Preventing a Second Stroke with Diet and Lifestyle

If you’ve survived a stroke, you may be anxious about the possibility of having another. Rest assured there are people on your team of medical professionals who want to help and a lot of steps you can take to decrease your risk.


This article will get you started on preventative measures you can control now to decrease the chances of a second stroke. What you eat is obviously important, so I will also focus on the best diet patterns and foods to eat for stroke recovery.

The Importance of Blood Vessel Health

Understanding why you had a stroke is the first step in preventing a second. After an event occurs, your cardiologist may perform a variety of tests to determine the underlying cause of the stroke.1 This will help guide your treatment plan. A well-rounded plan should include visits to a registered dietitian who specializes in heart disease, who will ensure you are eating the foods that prevent stroke, and meet your nutritional needs for optimal blood vessel and heart health.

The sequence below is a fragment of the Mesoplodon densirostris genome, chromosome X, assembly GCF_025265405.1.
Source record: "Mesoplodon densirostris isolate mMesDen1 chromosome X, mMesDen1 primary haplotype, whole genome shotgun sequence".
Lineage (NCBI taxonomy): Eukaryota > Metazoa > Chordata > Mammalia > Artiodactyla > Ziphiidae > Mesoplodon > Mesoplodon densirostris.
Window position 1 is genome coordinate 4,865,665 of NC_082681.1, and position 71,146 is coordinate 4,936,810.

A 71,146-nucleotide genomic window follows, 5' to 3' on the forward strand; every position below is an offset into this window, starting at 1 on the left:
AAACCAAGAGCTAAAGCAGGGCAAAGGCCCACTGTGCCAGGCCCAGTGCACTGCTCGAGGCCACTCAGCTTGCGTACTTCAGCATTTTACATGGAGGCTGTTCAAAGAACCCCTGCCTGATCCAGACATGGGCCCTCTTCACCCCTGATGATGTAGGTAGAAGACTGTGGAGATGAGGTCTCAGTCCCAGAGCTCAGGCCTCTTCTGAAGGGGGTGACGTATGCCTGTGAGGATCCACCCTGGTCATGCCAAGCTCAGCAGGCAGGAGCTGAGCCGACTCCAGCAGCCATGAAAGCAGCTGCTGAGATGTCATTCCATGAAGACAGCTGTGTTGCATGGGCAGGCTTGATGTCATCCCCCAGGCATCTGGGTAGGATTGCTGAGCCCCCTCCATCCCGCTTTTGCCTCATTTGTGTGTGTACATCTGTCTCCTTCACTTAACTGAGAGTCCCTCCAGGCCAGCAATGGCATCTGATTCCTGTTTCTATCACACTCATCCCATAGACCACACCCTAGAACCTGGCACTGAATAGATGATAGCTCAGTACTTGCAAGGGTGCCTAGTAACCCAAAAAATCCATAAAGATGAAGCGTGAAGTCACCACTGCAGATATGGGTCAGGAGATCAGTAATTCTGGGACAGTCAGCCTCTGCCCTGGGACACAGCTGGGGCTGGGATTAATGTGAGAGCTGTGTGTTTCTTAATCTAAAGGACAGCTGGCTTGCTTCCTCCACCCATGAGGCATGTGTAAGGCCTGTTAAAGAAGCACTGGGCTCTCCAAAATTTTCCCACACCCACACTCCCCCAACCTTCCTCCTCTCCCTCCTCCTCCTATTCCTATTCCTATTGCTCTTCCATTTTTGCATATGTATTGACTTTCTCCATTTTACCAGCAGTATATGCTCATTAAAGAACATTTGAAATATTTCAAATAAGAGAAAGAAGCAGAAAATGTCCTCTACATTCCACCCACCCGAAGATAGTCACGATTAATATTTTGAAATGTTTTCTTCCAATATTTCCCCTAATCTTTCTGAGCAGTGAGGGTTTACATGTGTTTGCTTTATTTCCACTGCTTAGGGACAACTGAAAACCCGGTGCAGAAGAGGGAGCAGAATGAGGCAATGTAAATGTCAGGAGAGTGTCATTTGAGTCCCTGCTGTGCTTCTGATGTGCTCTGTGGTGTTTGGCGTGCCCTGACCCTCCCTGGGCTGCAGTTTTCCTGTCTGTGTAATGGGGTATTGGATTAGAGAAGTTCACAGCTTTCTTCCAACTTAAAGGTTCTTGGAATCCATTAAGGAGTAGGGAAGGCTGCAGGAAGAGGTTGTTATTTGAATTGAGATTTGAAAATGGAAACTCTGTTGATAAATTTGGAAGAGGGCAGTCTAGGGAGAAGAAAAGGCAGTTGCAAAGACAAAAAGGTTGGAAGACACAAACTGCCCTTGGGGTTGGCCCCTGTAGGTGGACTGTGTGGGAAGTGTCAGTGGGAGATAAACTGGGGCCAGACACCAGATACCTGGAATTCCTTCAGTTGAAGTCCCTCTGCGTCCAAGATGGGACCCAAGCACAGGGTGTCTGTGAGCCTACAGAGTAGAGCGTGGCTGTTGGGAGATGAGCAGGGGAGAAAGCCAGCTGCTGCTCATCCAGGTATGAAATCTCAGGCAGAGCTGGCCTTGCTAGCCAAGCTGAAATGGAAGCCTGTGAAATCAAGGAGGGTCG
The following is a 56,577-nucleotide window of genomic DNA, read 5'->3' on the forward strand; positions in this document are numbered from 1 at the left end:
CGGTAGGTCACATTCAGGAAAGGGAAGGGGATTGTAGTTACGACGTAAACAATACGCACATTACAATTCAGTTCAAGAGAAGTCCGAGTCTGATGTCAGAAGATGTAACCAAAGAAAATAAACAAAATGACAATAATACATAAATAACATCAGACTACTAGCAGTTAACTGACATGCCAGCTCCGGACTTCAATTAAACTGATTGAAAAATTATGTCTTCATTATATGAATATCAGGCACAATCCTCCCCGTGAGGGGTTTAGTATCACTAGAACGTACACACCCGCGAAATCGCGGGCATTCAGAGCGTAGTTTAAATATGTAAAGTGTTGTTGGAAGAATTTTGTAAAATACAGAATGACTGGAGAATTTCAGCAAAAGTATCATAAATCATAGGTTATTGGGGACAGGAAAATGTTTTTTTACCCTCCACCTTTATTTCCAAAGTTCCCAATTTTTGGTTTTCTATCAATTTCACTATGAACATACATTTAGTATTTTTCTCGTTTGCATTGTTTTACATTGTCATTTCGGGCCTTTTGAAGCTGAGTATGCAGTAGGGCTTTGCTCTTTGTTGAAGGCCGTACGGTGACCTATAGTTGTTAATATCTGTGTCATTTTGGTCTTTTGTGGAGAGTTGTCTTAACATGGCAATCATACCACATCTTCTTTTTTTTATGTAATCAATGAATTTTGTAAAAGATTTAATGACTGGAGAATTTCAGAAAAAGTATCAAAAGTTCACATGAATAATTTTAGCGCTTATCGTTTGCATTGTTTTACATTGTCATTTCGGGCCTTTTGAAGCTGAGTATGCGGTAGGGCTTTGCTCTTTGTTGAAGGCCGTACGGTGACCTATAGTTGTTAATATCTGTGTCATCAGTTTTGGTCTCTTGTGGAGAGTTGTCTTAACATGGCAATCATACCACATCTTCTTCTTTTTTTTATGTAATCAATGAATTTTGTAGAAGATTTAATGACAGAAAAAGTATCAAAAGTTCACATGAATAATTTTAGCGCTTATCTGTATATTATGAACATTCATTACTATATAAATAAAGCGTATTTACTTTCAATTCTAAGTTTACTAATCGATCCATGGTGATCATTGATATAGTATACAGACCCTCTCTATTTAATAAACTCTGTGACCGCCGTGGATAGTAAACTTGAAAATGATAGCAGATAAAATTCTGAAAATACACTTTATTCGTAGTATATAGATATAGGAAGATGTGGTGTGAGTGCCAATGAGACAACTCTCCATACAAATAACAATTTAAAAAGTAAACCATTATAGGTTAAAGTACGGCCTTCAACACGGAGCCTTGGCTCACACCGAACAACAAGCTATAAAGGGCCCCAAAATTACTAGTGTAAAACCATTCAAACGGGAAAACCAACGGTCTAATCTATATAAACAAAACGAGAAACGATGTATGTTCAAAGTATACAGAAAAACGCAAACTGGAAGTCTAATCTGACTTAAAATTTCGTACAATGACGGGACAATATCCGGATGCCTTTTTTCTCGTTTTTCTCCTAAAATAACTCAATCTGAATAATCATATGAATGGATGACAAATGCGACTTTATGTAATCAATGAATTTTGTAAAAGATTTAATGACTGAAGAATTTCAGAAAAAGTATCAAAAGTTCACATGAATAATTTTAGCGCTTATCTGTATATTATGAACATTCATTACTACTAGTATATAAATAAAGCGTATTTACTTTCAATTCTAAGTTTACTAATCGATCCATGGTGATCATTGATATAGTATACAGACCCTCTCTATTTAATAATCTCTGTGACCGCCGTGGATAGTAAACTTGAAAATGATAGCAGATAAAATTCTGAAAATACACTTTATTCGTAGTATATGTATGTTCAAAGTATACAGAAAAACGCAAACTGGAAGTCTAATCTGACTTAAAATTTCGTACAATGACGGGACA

While strokes affect brain health, the problem is a cardiac issue that starts within your blood vessels. About 87% of strokes are called “ischemic” attacks, which means there is a lack of blood flow to the brain.2 

An ischemic stroke generally has two underlying causes- atherosclerosis and high blood pressure.  

Atherosclerosis is when fatty deposits, including cholesterol, block artery walls. If allowed to build up, these deposits can eventually block blood flow, or even burst and result in a blood clot. People with high LDL cholesterol are at increased risk of developing atherosclerosis over time.3

High blood pressure, or hypertension, can cause damage to arteries, by causing little tears and cracks along the interior artery surface. Because the walls of the blood vessels are no longer smooth, cholesterol can collect along the damaged areas, contributing to the development of atherosclerosis.4,5

Luckily, you can improve both atherosclerosis and high blood pressure with diet and lifestyle changes to lower your risk of stroke. 

How to Reduce Risk of Stroke

The good news is that there are many factors that you can control to help avoid another episode, including:6

  • Eating a truly heart healthy diet with the right foods that nourish your body and support blood vessel health. 
  • Aiming to get at least 30 minutes of exercise or more on most days.
  • Quit smoking.